What would a dish without spices? I am sure that the answer is ... too plain a.k.a boring......... !! And it's true that spices enrich our food and our lives, too. That's why I include assorted spices below, just to make sure that your life is not too plain or too bored to live.............

Thursday, March 6, 2008


Mentha x piperita

Family: Labiate (Lamiaceae)
Origin: Peppermint was crossbred from water mint (menthe aquatic) and spearmint (m. spicata). This plant, with its intense aroma, has been popular since the end of the 17th century. It is also called tea mint or English mint.
Features: the plant grows to a height of 30 inches. Mint leaves are usually green, though sometimes they change to a reddish color similar to that of the shoot, or to a pinkish violet color in summer. The plant is reproduced from underground shoots. The most important substance in the plant is its essential oil, menthol.
Similar species: Spearmint, the ancestor of peppermint, is known for its high menthol content and was originally used to flavor chewing gum.
Location for growth: Mint needs partial shade with damp, rich soil. It can grow in sunny places if it is not too dry.
Cultivation: Peppermint has no seeds, unlike other mint types, and it reproduces only from its root shoots so to begin growing it you need to buy the first plant. Alternatively, ask a neighbor or friend if they have any mint shoot to spare.
Mint makes a good ground cover because it grows in thick clumps. The plants usually grow tall, and can be seen with other plants next to them. When blight appears, the plant should be cut back radically. It grows back quickly. Protect the plant against freezing in winter.
Harvest: You can harvest the leaves all season long. Cut it back before it blooms if you want to dry it.You should do this late in the summer.
Cuisine: The fresh leaves are used in herbal salads, sauces, soups, and vegetable or meat dishes. You can use it as a garnish that can be eaten. Fresh and dried leaves are used for preparing tea.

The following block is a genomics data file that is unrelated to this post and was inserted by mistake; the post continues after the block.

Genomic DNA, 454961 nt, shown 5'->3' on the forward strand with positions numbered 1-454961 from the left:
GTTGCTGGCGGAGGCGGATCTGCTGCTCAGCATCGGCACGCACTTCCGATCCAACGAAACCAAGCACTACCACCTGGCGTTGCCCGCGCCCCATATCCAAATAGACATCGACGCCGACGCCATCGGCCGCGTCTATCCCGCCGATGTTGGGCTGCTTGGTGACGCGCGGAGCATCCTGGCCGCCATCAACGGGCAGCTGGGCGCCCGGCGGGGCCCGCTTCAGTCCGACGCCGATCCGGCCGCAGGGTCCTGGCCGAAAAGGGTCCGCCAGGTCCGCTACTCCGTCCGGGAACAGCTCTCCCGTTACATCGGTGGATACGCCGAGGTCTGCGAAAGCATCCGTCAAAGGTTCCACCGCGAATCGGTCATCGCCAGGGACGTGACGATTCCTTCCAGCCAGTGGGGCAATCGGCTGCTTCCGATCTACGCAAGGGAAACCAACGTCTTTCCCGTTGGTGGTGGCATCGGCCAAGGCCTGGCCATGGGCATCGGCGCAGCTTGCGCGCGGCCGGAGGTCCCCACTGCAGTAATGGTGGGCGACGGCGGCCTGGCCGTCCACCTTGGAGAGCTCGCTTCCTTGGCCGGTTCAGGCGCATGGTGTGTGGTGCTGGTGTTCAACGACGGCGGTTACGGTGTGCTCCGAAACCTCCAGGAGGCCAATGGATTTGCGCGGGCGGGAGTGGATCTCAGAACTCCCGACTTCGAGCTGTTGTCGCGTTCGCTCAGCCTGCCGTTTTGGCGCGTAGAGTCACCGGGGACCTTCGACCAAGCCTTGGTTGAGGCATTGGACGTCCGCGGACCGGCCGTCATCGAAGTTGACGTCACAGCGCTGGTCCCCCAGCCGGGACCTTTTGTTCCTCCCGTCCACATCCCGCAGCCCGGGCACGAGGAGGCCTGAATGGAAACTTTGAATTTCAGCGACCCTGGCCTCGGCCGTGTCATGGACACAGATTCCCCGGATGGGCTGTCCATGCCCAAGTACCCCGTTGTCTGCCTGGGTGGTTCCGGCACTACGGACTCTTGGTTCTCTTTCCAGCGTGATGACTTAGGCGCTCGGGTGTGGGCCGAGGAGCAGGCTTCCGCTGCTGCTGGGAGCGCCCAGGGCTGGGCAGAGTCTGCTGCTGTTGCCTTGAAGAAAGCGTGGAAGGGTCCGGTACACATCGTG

Health effects: The menthol contained in peppermint has calming effects and is good for relieving cramps. Peppermint tea soothes discomfort caused by digestive problems, and inhalations are used to get rid of a cold and stuffy nose.
Cosmetics: Peppermint leaves in a bath are refreshing, and good for skin pores. You can make peppermint body oil by mixing 1 handful fresh leaves with a pint of olive or almond oil. Allow to sit for 1 week.
Use for decorations: The scent of peppermint is pleasant and attracts many bees and buttefly.

The ‘Mitcham’ type, with its blue-green leaves, is probably the most famous of mints. It has a peppermint aroma and grows robustly. ‘Citrta’ smells like cologne. There are also types with lemony and orange scents.

You should avoid using peppermint if you have serious stomach problems. Some people are allergic to menthol. It would be better to choose fennel tea for small children suffering from stomach aches because peppermint’s high menthol content can cause breathing problems.


Kaempferia galanga

Familia: Zingiberaceae
Synonyms: -
Cuthchery or kencur or aromatic ginger is sometimes mistakenly called lesser galangal, although its correct English name is zedoary. This ginger-like root has a unique camphor flavor and should be used sparingly. Wash it and scrape off the skin before using. Dried sliced kencur or kencur powder can be used a substitute. Soak dried sliced in boiling water for approximately 30 minutes; use 1/2 - 1 tsp of powder for 1 inch fresh root. There is no real substitute - if you can't find it, add more galangal and ginger to the recipe.


Candlenuts are waxy, straw-colored nuts that are ground to add texture and flavor to spice pastes and curry mixtures. Raw almonds, cashews or macadamia nuts mau be substitutes.


Aloysia triphylla

Family: Verbena (verbenaceae)
Origin: The aloysia family comprises about 35 species. One of the most beautiful is lemon verbena, also known as the lemon shrub, which is sometimes known by its older botanical name Lippia tripylla. It is indigenous to Uruguay, Argentina and Chile.
Features: Outdoors, the shrub grows up to 16 feet tall, grown in a pot it is usually smaller. The lancet leaves (up to 4 inches long) have a strong lemon odor if you rub them in your hand. In summer, the plant produces small violet flowers in branched clusters (panicles), which also smell good.
Location for growth: Lemon verbena grows best in partial shade. A few hours of sun in the morning or evening suffice. As a rule, rich humus or potting soil is recommended when lemon verbena is grown in pots. In summer, it can also be grown outdoor, but do not forget to put it in a pot and place indoor before the first frost.